Can you please show me how to do this...
$\displaystyle
\int_{0}^{pie}{x}^2sin{x}\,\,\,dx
$
thanks.
This calls for integration by parts. In general, if you have an integral: $\displaystyle \int u\,\,\,dv$, where both $\displaystyle u$ and $\displaystyle dv$ are functions of $\displaystyle x$, the integral can be rewritten as:
$\displaystyle uv - \int v\,\,\,du$
Usually, you want to pick a $\displaystyle u$ that is easy to differentiate and can usually differentiate down to 0. In this case, let's pick $\displaystyle x^{2}$ as $\displaystyle u$. Differentiating, we get $\displaystyle du=2x\,\,\,dx$. When we let $\displaystyle dv=sinxdx$, we can integrate that to get $\displaystyle v=-cosx$. Having these, we can simply rewrite the original integral as:
$\displaystyle -x^{2}cosx + 2\int xcosx\,\,\,dx$
Notice how the integral there cannot be easily integrated, so for that integral we need to do integration by parts a second time. Same rules apply; make your$\displaystyle u$ easy to differentiate. Let's pick $\displaystyle x$ as $\displaystyle u$. Differentiating, we get $\displaystyle du=dx$. Picking $\displaystyle cosxdx$ as your $\displaystyle dv$, when we integrate we will get $\displaystyle v=sinx$. We can therefore rewrite the previous expression as:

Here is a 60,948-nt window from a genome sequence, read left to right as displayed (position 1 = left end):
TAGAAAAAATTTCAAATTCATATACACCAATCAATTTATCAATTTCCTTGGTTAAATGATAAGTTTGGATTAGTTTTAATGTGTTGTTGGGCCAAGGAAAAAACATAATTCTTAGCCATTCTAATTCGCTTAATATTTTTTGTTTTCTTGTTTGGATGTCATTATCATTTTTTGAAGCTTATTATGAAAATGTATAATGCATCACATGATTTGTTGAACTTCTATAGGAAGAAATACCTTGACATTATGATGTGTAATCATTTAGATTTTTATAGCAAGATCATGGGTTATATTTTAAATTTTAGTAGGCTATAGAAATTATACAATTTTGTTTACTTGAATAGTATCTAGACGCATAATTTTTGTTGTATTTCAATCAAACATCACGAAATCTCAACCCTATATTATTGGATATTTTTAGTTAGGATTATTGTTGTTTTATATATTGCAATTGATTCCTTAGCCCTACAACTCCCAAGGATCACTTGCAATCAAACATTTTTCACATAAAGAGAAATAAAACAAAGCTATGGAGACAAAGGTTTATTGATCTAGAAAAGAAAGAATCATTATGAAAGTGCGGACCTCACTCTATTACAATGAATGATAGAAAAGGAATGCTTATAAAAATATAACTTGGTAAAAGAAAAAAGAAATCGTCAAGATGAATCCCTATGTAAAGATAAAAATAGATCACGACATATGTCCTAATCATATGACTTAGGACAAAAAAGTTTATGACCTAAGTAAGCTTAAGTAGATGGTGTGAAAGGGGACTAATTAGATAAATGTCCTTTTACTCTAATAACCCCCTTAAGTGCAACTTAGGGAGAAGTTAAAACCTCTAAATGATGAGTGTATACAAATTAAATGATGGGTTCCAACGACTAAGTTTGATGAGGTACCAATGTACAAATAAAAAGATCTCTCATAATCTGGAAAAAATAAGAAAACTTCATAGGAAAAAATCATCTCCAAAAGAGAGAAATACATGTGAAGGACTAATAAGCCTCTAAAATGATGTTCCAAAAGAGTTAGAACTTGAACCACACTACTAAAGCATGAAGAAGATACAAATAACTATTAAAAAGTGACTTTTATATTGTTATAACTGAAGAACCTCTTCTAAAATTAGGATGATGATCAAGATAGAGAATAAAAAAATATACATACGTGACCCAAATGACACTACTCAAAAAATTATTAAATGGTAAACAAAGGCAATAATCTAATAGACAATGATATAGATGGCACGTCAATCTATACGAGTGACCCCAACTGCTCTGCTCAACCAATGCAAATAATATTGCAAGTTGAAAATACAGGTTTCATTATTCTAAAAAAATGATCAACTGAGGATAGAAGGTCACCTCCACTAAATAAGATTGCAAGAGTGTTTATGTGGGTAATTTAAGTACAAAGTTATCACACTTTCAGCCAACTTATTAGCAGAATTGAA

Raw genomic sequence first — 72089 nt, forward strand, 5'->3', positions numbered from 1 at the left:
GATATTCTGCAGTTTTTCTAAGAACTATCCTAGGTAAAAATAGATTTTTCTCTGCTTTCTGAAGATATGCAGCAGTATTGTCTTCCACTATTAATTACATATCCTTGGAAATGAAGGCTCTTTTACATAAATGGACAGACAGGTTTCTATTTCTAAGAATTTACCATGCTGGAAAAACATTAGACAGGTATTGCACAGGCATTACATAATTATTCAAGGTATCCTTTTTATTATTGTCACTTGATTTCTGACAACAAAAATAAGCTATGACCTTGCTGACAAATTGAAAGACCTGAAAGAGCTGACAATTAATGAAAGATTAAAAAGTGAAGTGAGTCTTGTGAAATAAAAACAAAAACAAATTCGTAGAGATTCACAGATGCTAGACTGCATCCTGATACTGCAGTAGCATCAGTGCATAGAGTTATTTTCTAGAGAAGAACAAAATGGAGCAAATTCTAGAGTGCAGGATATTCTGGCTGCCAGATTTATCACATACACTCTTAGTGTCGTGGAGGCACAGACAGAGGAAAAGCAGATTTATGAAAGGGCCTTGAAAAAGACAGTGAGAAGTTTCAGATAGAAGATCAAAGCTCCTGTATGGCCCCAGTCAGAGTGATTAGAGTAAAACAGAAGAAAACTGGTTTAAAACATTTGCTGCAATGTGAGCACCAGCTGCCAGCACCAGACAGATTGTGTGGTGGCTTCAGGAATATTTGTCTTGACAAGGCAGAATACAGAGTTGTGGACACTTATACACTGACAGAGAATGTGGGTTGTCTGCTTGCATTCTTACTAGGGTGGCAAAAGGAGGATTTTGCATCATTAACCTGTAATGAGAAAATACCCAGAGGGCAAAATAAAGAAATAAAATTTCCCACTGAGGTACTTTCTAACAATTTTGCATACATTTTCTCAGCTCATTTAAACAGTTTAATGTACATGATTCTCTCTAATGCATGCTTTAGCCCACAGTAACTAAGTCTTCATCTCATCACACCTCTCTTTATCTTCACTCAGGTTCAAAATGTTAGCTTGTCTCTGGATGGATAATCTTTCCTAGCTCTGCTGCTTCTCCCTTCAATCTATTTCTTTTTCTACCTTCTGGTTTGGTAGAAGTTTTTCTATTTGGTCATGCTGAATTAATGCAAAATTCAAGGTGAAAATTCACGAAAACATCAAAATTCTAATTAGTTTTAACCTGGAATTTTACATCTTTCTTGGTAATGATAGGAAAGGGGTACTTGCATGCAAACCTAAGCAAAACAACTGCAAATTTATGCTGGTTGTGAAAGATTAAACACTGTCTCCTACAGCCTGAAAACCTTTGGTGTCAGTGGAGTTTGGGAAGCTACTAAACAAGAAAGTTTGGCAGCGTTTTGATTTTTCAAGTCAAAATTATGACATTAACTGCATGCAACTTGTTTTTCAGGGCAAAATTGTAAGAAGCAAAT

$\displaystyle -x^{2}cosx + 2xsinx - 2\int sinx\,\,\,dx$
The final integral is simply $\displaystyle -cosx$, we just simply write:
$\displaystyle -x^{2}cosx + 2xsinx + 2cosx$. I'll leave it up to you to evaluate the integral from $\displaystyle 0$ to $\displaystyle \pi$.
Notice how there was a 2 in front of the integral $\displaystyle \int xcosx\,\,\,dx$. That 2 is distributed to both the $\displaystyle xsinx$ and $\displaystyle \int sinx\,\,\,dx$ terms that resulted from the second time integrating by parts.
You have the 2 in your evaluation right here. Same 2 as in mine.